Friday, September 30, 2011

County Jails a Bad Place for All Children, Especially Girls

September 27, 2011 by Lawanda Ravoira and Roy Miller Lawanda Ravoira and Roy Miller

Imagine a group of young girls who suffer from depression, severe neglect, sexual and physical abuse and are in the care of a government agency.

Now imagine that these girls’ caretakers have little or no experience working with children, little or no familiarity with the medical and mental health needs of emotionally and physically battered girls, little or no support for formalized training on child development and no supervision by professionals with child-specific experience either. Then consider extremely limited resources for the care, health services and education of these particularly vulnerable and needy children.

This scenario sounds like it would lead straight to public calls for vastly improved child protection and investigations into government agencies’ poor management and improper use of taxpayers’ dollars. Unfortunately, it accurately describes legislation that was rushed through by the 2011 Florida Legislature (Senate Bill 2112) and signed into law.

Ostensibly motivated by officials with a desire to save money, the new law allows children to be housed in county jails outside the oversight, supervision or even inspections by anyone experienced with the care of children, like the Florida Department of Juvenile Justice. [Note: For more on the new law from Youth Today, click here.]

Specifically, the children affected are those who have been charged with a juvenile offense and are awaiting for their case to be heard and acted upon in juvenile court.

While critical for all children, highly prescriptive, child-specific detention standards and settings are especially important for young girls:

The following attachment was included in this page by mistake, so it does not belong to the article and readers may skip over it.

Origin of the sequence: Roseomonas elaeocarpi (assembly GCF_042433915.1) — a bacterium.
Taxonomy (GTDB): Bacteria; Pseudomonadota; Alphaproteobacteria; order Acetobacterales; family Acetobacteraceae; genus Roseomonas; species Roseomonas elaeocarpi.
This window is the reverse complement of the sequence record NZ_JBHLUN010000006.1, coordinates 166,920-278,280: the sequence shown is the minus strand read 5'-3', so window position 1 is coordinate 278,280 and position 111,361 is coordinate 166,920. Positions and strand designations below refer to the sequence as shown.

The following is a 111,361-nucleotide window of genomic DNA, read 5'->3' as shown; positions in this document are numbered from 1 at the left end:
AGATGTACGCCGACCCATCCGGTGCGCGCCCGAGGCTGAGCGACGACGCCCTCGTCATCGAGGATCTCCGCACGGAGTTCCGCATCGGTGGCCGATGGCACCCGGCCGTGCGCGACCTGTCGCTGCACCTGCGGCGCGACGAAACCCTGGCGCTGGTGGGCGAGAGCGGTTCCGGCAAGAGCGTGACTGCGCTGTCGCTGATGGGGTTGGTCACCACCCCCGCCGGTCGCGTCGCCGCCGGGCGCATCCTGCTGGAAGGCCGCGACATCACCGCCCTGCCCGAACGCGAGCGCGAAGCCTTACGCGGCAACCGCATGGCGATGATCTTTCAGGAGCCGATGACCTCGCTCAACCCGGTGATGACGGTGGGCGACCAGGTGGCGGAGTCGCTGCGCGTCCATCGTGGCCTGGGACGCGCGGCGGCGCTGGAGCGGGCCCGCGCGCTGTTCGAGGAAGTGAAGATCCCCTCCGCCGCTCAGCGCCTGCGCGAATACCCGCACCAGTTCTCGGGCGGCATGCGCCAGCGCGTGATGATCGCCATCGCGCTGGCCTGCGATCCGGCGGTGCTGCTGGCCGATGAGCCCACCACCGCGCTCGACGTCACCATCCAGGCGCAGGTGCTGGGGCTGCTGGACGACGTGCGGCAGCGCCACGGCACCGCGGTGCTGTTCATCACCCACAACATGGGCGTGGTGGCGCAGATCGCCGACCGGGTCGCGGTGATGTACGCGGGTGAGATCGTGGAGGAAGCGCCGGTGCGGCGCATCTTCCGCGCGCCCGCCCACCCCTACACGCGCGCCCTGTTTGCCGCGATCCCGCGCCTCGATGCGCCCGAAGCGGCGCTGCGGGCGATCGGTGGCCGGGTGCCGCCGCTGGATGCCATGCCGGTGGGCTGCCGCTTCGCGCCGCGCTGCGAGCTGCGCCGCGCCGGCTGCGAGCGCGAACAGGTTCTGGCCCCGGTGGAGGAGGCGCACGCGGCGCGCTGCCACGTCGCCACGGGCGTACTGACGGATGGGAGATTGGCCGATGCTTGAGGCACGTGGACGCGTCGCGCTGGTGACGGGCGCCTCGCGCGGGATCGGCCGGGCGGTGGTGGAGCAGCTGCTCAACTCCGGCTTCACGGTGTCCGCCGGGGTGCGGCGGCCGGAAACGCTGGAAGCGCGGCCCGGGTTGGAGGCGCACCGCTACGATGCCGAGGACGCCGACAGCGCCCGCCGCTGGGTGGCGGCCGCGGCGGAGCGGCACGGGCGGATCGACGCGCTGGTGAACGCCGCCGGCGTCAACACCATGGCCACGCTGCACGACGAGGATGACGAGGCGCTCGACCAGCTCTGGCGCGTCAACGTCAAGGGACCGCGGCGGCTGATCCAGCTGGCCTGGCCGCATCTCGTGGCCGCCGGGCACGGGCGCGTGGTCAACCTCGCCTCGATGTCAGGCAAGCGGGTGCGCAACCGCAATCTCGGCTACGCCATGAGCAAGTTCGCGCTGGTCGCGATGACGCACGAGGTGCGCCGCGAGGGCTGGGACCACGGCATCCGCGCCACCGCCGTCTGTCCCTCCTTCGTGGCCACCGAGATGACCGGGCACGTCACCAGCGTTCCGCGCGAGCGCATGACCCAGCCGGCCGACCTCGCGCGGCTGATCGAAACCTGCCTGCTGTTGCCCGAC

-Girls enter the juvenile justice system with higher rates of trauma and abuse – research suggests 7 of every 10 have experienced emotional, physical or sexual abuse.

-Girls enter the juvenile justice system at earlier ages than boys.

-Girls are detained for significantly less serious crimes than boys.

-Girls remain in detention longer.

Girls are in special need of gender-specific mental and physical health care, including gynecological care and health education that addresses personal safety, self-care, and the prevention of HIV and other sexually transmitted diseases.

Both common sense and research tell us that children housed in adult jails are at increased risk. Girls are five times more likely to be sexually assaulted, twice as likely to be beaten by staff, and 50 percent more likely to be attacked with a weapon in an adult facility than in a juvenile facility.

Overall, youth housed in an adult facility are 34 percent more likely to return to jail – an outcome that does not save money.

The NCCD Center for Girls and Young Women and The Children’s Campaign oppose the detention of children in county jails. While far from perfect, detention centers operated by the Florida Department of Juvenile Justice are a better alternative.

-Ravoira is director of the Center for Girls & Young Women in Jacksonville, Fla. Miller is president of the Children's Campaign in Tallahassee, Fla.

Tuesday, September 13, 2011

GED, ESL & Citizenship Classes Available

GED, ESL & Citizenship Classes are Available at St. Johns and many other convenient locations in our community.

Go here for more info.

LeAnn Rimes Supports Homeless Children

LeAnn Rimes has released a powerful and moving video for her new song "Give" from her upcoming album Lady & Gentlemen out September 27. The soaring, moving ballad showcases LeAnn's signature voice wrapped around inspirational and uplifting lyrics.

To watch the video, go here.

"'Give' is a song with a message about how if we want love, kindness and happiness in our lives, then we need to give some of that back," LeAnn says. "I believe that message needs to be shared with the world."